And Wilder pioneered new literary terrain, including the very first Young Adult fiction in the later novels – including Little Town on the Prairie and These Happy Golden Years – which document Laura’s teenage anxieties and romance with touchingly modern woes. Memorably she describes her self-loathing for the “short round girl”, she sees in the mirror, when she longs to be like slender, willowy blonde Nellie Oleson (who really does try to steal her boyfriend). She had to push her publishers hard for the books to be branded and marketed as a series; when they were, they proved a great model for future book marketing. Brought up to be a sentimental Victorian on Walter Scott novels and Tennyson’s poetry, Wilder turned out to be as sharp and no-nonsense a businesswoman in her own way, as the feisty Hollywood characters being played on screen in the 30s by the likes of Bette Davis and Joan Crawford.
30 years after the last “Little House” novel appeared, she has a special status in American culture. The various sites where her family lived in Wisconsin, Kansas, Dakota and Missouri are now much visited museums. There is an industry of books and merchandise churned out by her daughter’s heirs. The trio of child stars have recently published their own Gen X memoirs of growing up on the “Little House” TV series – notably Alison “Nasty Nellie” Arngrim’s delightfully titled Confessions of a Prairie Bitch. There is a musical. I’m sure Wilder, who once ran for political office and ran a local bureau administering farm loans, would have loved the fact that the TV “Laura” Melissa Gilbert, grew up to head the powerful Screen Actors’ Guild. Walnut Grove near her Plum Creek home, in Minnesota even hosts a biannual “Laurapalooza” celebration.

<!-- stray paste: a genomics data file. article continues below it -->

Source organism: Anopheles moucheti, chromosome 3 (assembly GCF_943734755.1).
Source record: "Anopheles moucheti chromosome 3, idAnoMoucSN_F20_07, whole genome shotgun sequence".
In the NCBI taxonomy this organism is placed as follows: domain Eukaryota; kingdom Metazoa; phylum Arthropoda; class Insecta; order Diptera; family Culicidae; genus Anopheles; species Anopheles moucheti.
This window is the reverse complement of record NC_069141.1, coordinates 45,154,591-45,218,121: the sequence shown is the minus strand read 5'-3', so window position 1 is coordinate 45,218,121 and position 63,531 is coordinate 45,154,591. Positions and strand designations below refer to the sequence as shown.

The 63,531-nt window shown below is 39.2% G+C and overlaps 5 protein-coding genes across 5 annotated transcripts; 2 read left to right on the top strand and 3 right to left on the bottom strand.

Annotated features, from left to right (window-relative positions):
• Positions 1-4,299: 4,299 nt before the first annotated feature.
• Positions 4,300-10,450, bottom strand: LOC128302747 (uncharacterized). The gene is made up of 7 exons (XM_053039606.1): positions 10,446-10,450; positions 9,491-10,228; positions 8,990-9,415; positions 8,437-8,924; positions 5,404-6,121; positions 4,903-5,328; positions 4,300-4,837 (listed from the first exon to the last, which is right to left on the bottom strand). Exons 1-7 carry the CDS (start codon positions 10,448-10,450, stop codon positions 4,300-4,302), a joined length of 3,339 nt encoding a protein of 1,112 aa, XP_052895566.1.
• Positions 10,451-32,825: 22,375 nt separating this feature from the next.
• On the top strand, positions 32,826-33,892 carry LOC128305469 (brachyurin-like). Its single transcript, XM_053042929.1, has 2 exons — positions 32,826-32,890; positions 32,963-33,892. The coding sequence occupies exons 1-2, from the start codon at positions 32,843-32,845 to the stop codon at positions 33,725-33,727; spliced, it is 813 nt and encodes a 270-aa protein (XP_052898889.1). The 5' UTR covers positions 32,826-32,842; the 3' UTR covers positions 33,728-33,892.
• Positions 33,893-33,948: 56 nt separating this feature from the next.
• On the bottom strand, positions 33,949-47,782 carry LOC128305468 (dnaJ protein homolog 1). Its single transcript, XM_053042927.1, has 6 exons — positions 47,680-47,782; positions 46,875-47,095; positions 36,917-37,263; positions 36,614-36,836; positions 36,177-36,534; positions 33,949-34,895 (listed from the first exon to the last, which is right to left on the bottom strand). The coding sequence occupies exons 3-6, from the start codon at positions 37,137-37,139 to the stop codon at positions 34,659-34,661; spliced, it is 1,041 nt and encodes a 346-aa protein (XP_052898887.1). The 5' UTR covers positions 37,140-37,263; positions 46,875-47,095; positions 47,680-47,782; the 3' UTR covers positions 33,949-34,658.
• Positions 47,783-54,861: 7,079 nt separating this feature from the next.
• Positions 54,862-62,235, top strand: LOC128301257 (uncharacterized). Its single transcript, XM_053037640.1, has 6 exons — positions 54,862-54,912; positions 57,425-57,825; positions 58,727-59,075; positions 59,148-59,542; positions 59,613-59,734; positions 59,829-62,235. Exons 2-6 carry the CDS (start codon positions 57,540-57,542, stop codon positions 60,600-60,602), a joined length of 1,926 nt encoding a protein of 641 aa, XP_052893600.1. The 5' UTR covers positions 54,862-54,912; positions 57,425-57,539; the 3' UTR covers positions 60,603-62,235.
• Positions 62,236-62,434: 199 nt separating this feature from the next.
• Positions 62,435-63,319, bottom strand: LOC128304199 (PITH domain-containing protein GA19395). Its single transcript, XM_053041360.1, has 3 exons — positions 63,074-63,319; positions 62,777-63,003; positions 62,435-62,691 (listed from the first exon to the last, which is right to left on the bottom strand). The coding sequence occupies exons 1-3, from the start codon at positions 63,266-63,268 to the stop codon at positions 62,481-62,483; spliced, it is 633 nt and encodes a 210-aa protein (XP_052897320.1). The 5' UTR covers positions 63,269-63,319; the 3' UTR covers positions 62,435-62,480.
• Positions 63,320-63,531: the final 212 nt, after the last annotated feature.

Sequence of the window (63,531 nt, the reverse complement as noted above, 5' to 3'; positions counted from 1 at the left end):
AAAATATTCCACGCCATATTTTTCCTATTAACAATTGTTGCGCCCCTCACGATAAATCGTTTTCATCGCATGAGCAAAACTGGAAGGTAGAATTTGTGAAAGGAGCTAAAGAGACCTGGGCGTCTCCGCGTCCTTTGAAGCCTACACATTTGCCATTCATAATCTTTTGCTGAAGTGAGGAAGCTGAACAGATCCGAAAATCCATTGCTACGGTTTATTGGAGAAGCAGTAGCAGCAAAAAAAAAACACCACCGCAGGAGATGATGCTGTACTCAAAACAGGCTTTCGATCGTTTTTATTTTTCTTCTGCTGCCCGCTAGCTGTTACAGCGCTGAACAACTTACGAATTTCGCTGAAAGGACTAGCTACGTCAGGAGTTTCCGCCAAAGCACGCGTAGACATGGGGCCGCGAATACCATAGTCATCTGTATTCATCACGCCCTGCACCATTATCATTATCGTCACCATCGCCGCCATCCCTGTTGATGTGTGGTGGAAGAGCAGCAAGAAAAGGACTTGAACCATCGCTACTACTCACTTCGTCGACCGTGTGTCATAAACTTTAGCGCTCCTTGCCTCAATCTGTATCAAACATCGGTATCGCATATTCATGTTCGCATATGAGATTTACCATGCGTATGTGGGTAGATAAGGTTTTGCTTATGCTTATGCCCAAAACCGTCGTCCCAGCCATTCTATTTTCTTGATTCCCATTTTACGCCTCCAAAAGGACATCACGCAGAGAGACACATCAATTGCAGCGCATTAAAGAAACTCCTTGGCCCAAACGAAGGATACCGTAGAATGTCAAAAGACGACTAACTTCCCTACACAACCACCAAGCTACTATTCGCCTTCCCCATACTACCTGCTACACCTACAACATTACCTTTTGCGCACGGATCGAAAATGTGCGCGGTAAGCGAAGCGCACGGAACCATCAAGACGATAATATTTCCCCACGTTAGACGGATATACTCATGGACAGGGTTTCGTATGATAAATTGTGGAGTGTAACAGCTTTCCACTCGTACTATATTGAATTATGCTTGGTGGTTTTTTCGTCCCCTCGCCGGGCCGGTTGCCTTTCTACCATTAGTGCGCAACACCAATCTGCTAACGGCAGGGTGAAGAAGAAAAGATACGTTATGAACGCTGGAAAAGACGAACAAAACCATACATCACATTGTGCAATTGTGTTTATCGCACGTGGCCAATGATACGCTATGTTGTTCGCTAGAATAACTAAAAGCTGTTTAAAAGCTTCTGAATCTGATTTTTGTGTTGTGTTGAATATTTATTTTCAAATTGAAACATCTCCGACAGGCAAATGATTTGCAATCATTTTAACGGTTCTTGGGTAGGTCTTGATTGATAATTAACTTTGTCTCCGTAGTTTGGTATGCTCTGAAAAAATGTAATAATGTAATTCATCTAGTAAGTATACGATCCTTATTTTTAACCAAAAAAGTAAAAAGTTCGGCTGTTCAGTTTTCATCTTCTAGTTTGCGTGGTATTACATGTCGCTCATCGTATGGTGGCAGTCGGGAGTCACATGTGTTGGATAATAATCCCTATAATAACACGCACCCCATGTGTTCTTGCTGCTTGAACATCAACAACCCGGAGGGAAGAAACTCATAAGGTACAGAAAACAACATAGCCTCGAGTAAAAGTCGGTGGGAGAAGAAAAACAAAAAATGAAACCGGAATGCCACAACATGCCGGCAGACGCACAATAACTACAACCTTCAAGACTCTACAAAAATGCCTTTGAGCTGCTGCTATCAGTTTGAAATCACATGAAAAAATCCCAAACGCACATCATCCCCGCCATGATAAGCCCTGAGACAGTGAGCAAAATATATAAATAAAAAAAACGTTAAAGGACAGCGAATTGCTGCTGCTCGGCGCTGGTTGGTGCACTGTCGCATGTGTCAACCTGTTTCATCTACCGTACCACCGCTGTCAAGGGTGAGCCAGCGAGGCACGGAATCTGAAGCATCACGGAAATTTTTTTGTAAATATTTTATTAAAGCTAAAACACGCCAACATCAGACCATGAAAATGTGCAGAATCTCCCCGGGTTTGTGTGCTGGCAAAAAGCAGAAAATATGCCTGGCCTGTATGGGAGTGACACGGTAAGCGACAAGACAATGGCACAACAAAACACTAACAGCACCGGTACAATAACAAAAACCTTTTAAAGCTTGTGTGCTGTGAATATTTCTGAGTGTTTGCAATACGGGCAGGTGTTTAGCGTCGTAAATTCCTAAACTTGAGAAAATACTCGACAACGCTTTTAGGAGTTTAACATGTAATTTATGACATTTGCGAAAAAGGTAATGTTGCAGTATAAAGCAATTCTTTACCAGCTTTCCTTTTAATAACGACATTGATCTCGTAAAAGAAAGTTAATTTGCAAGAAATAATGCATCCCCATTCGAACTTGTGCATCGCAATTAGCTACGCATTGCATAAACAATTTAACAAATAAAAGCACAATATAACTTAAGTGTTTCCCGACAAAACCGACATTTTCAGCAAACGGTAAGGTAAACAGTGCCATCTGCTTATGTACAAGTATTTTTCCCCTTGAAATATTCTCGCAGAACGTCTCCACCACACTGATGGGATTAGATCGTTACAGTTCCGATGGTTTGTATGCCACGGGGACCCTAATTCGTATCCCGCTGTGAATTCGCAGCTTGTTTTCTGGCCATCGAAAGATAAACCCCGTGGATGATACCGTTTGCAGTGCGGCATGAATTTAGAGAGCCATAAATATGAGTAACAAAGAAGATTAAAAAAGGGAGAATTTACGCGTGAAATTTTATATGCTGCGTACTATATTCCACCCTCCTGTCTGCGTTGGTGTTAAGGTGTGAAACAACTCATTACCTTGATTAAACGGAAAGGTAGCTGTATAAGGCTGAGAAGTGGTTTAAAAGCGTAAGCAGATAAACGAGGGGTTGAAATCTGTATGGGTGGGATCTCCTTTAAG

But the Osage nation, according to biographer Pamela Smith Hill, still condemns her works. In her own life time Wilder apologised for her thoughtlessness and amended a line in “Little House on the Prairie” that said Kansas had “no people, only Indians.” It now reads “no settlers, only Indians”. Another book features her father blacking up for a minstrel turn at a town social. I suspect the accompanying Garth Williams illustration at least may have been discreetly dropped.
But it seems to me impossible to read the books, without appreciating the integrity of what they tried to convey. One woman’s view of a remarkable and sometimes cruel century. One day I know I will take my own family on a pilgrimage to Rocky Ridge Farm, built entirely out of local materials, with its teeny kitchen hand-made to suit her 4’11” frame. Her books, like the Thanksgiving holiday, are a celebration of endurance and survival in the face of disaster – natural and manmade. As Wilder wrote of her family in their Little House in the Big Woods: “They could not be forgotten, she thought, because now is now. It can never be a long time ago.”
Link to original Guardian article First published November 26th 2010